and if I found one (and I was female) I would tell them i was leaving for safety reasons. . .
be safe!

williamthecoroner said...

Just because it's a rule, doesn't make it right, nor must you follow it. I'd be perfectly down with locking a gun in a safe under the seat.

The chances of someone actually searching you are quite low, unless you talk. Keep your mouth shut, do not allow anyone to search your car, and get on with your life.

Apocalypso said...

I would be down with the mouse gun in a deep conceal holster. Also with leaving something locked in the car. BTW have you looked into canes by Canemasters?

I got one for my dad and it rocks.
I would also keep an eye on the job market.

Thomas said...

parabarbarian said: "Being on someone else's property, armed despite their expressed rule to the contrary... ...can be further reasonably construed... a threat/offer/attempt to harm or kill them. It's the (valid) defense that any homeowner uses if he's taken to court for blowing a burglar's head off."

No. There is an important legal difference between illegal carry into a business (based on the business owner's personal choices) and a burglar illegally entering a home and the homeowner's self-defense act that follows.

"[the owner] would be well advised to put you down like a rabid dog on the spot" ----this is nonsense. And illegal.

There is a rather significant difference between wearing a concealed firearm while merely eating dinner, and breaking into someone's house. If you don't see the threat difference, and thus the difference in justified response, then there isn't anything to discuss.)

Anyway---back to the point of Hecate's post: I know how you feel, as I am in the same job situation. You have to wonder at the mentality of the employers, when apparently think "Oh yes, criminals who are ready to rob/assault/murder people will be stopped by our employee regulations."

Warthog said...

It is my personal policy that if forceably disarmed by such a regulation by my employer, that in the event of any injury of death to me that could have been avoided or mitigated by the presence of my personal weapon, that my family will automatically sue for reckless endangerment and negligence. At the minimum, while at work (Security Guard) I carry 2% OC at all times, but management has been informed that in the presence of a clear and direct threat, the XD comes out of hiding.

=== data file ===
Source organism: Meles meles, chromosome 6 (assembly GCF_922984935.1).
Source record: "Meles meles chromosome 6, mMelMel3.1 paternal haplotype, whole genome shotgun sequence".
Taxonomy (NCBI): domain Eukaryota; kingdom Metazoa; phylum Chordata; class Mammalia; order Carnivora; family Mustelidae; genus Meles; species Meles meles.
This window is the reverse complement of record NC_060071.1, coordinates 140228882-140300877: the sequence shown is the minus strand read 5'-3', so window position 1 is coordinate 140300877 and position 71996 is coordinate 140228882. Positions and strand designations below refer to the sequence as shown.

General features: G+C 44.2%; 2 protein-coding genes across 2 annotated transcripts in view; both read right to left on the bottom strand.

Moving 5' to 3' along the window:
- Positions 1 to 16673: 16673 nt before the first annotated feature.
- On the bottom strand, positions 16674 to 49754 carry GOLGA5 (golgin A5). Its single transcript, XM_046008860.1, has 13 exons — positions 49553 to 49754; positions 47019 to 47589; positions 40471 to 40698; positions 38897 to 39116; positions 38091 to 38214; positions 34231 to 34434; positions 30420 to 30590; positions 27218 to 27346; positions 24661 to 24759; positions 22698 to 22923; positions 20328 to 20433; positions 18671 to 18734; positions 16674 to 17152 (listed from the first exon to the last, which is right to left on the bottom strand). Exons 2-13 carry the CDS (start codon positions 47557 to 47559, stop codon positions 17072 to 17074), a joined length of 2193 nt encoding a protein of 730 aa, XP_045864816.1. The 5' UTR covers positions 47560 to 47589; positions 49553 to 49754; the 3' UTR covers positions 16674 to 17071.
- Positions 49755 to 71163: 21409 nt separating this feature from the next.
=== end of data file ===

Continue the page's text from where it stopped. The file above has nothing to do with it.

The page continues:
Hecate said...

I seriously doubt employers even give a thought to the possibility criminals might attack their employees or their business. I truly believe they insist on employees being disarmed to protect their own entitled hides from a possible disgruntled employee.

Anonymous said...

Does anyone really think that a crazy person intent on doing people harm is going to pay attention to rules that prohibit the carrying of weapons? I'm going to murder a whole pile of people. Wait. There are rules against carrying weapons. Guess I'll have to find another plan.

What planet do these people inhabit?

Viatecio said...

Someone pointed a gun at me once at work. There were no "Gun-Free Zone" (or any derivative thereof) signs around, but it wouldn't have stopped him. Simply the fact that there were high-priced things in the store for which some people paid cash was enough to make him stupid enough to try to get some of it.

I won't recount the whole story, but suffice to say that it made me even LESS in favor of any type of employer-regulated gun control. My employer at the time had none and probably still doesn't, but something like that definitely changes one's perspective.

Not to mention that, and I'm sure I'm not alone in saying this, there are few more helpless feelings than having a gun pointed at you with a nut on the other end. It's NOTHING like the movies. Had I been carrying, I might have had a chance or two to go for it, but I'm glad I wasn't. No one got hurt, he got NOTHING from me, and I was happy enough with that.

Good luck with your situation, Hecate. You have only my best wishes in your recuperation and ability to protect yourself. Wish I had something more helpful to say, but I'm hardly an expert in such matters.

Tennessee Budd said...

Good luck, Hecate. As of 2 years ago, I'm permanently unable to run away. We have a no-guns rule at work, but I ignore it daily. When I have to be without mine (courthouse, etc) I keep my cane handy.

Anonymous said...

I think these people are less worried about disgruntled employees and more worried about liability. If there's an ND from a sear breaking or stupidity and they allow weapons, the entity has a deeper pocket. If weapons are not allowed the problem is the shooters alone. Yes, they don't give a damn about your safety, so I ignore those stupid rules myself.cease

mikee said...

Are normal tools not allowed? Like a screwdriver to fix the loose screw on your desk drawer - which is always left loose as a reason to have a large screwdriver in your back pocket?